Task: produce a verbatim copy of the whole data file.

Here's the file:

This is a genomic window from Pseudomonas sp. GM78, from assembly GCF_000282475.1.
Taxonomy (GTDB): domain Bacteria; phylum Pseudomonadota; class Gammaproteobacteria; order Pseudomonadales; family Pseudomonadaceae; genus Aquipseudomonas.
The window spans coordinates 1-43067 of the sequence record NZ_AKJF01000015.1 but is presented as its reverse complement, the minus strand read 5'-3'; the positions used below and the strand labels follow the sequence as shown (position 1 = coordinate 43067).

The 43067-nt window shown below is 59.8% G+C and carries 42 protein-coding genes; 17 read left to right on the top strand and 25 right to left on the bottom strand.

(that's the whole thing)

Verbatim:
This is a genomic window from Pseudomonas sp. GM78, from assembly GCF_000282475.1.
Taxonomy (GTDB): domain Bacteria; phylum Pseudomonadota; class Gammaproteobacteria; order Pseudomonadales; family Pseudomonadaceae; genus Aquipseudomonas.
The window spans coordinates 1-43067 of the sequence record NZ_AKJF01000015.1 but is presented as its reverse complement, the minus strand read 5'-3'; the positions used below and the strand labels follow the sequence as shown (position 1 = coordinate 43067).

The 43067-nt window shown below is 59.8% G+C and carries 42 protein-coding genes; 17 read left to right on the top strand and 25 right to left on the bottom strand.